As Stabnau mentioned, this trend comes with a lot of benefits.
“The biggest benefit is accessibility,” Stabnau said, “and also data-driven decisions.”
This accessibility comes in two waves: the increased access listeners have to wide varieties of music as well as the access artists and producers have to get their music out there. There’s both a push and pull factor.
“Before you had internet connectivity — especially social media platforms — if you wanted to advertise your music you had to take out radio advertisements ... TV advertisements, print media,” he explained. “All of those traditionally are very, very expensive ways to advertise. You could be relatively certain you’d spend five digits trying to get your music out on a regional level, even in the '90s or '80s.”
With social media, musicians are able to connect directly with their audience, and no longer rely on those traditional forms of advertising. They’re able to market themselves in creative and unique ways that, comparatively, are far less expensive and have far quicker turnaround times.
Through these closer ties between musician and listener, marketers are able to collect more accurate data on trends both at the micro and macro levels. Individual artists can adapt to trends within their own fanbase and produce content — whether that be new music or simply social media content — to cater to these trends.
Yet, so much accessibility has led to some difficulties as well. As with any long-standing industry, it takes time to adjust to foundational changes such as the sudden drop in barriers to entry.
“Historically the record labels decided who it is that you get to hear,” Stabnau said. “Now ... I can connect with people I know in Los Angeles and Chicago and hear what they’re working on, whereas geographic location ... would have been a huge barrier before.”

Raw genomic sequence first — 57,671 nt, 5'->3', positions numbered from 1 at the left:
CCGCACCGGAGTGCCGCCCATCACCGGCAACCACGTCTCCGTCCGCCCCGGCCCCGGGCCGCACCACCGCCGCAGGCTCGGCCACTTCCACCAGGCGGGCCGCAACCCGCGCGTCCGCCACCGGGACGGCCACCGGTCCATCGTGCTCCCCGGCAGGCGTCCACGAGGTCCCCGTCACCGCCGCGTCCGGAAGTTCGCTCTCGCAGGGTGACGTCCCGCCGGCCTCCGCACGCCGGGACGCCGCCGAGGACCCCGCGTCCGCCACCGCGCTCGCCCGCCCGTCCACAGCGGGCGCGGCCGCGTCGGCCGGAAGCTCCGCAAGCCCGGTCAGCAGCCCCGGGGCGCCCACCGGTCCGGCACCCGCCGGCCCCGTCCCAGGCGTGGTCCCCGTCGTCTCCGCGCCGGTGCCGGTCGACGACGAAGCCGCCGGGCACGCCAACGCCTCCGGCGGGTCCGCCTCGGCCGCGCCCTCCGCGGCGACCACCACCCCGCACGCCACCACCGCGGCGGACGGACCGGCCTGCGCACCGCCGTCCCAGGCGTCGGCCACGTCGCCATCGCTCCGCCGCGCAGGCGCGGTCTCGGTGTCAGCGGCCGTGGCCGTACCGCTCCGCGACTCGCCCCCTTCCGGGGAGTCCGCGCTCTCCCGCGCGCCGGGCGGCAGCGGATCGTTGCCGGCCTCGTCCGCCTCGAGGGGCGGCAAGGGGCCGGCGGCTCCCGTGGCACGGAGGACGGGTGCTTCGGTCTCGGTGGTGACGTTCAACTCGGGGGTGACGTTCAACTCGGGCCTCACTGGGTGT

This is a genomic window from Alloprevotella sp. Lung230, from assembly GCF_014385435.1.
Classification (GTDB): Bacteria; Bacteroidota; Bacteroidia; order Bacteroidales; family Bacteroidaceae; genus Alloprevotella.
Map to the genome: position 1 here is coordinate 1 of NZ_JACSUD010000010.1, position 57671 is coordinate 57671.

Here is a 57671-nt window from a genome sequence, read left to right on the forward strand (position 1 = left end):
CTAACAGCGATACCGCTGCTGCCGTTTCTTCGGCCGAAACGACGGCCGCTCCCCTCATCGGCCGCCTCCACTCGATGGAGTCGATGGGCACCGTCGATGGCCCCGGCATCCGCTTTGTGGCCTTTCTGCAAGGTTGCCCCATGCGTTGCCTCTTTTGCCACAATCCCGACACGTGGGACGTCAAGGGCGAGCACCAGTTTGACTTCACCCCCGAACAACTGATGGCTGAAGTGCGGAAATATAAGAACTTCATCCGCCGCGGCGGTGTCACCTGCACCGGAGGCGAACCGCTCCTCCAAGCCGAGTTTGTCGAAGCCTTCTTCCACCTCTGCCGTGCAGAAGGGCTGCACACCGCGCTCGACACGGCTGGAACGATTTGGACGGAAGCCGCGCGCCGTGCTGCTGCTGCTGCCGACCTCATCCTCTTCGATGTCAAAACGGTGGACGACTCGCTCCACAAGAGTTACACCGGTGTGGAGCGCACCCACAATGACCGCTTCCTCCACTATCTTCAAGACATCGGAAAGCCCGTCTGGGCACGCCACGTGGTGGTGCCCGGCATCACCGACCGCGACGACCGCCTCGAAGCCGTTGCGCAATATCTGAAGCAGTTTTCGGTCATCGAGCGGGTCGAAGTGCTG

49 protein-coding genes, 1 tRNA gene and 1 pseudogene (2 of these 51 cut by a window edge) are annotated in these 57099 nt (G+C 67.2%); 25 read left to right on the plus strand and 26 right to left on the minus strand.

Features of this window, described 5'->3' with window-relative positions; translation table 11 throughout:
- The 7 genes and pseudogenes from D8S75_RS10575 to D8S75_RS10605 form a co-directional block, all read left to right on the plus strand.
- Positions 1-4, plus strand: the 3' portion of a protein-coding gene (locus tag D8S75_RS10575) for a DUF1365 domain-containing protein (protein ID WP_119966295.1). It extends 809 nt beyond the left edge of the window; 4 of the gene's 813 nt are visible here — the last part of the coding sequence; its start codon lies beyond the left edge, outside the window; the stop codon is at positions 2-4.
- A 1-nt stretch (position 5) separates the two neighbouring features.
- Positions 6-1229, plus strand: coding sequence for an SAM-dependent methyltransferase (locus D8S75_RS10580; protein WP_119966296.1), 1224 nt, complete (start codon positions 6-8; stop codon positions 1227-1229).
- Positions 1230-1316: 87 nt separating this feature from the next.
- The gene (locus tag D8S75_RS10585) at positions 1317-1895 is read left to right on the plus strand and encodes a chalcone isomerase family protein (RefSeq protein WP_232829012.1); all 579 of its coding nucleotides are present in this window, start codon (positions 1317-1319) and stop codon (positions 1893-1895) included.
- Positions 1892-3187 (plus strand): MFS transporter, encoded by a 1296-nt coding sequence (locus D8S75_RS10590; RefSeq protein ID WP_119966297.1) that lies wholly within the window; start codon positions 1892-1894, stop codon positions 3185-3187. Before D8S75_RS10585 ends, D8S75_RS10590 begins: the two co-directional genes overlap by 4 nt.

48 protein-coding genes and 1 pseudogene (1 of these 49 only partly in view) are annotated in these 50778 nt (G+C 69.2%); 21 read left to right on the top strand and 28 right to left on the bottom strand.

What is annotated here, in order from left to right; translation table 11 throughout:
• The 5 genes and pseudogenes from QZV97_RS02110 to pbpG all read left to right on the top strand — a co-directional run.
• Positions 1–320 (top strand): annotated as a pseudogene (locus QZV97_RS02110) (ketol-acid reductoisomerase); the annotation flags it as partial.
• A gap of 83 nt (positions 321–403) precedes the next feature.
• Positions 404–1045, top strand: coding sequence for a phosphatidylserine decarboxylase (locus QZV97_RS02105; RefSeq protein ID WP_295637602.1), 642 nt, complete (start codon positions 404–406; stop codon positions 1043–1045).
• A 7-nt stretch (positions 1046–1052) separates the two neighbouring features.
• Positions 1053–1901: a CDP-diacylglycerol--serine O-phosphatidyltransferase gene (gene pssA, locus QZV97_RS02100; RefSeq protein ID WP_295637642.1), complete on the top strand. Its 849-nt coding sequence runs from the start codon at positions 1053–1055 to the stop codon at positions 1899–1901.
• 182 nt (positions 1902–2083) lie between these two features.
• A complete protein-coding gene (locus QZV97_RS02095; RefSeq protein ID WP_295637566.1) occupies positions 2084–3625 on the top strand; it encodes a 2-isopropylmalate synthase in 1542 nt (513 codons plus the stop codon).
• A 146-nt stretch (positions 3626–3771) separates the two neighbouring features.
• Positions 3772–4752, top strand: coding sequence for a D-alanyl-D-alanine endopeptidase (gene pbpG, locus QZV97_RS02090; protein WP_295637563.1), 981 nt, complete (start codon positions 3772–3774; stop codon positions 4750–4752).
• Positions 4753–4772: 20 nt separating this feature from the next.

"I can connect with people I know in Los Angeles and Chicago and hear what they're working on."
Because of this, as Stabnau put it, consumers are “inundated with music.”
In the past, music was a luxury item. You would purchase an album, listen to it and that was your entertainment. Now, it’s faded into background noise. We listen to music while we run, while we study, sometimes while we sleep. It’s become commoditized, and commodities are always less valuable than luxuries.
This is what has led to drops in profit margins. No one wants to pay $10 for an album anymore; instead, we expect $5 per month for limitless musical access. Again, fueling the need for artists to cut costs wherever they can, giving rise to a sound with fewer individual instruments and a higher focus on beats and rhythms.
Overall, accessibility is and will always be a positive factor in any industry. But it often leads to a period of change in ways many might not expect. Sometimes this manifests as changes in communication or ways in which we obtain a certain good or service. Other times, like in the music industry, it comes about in the form of a newly pronounced trend.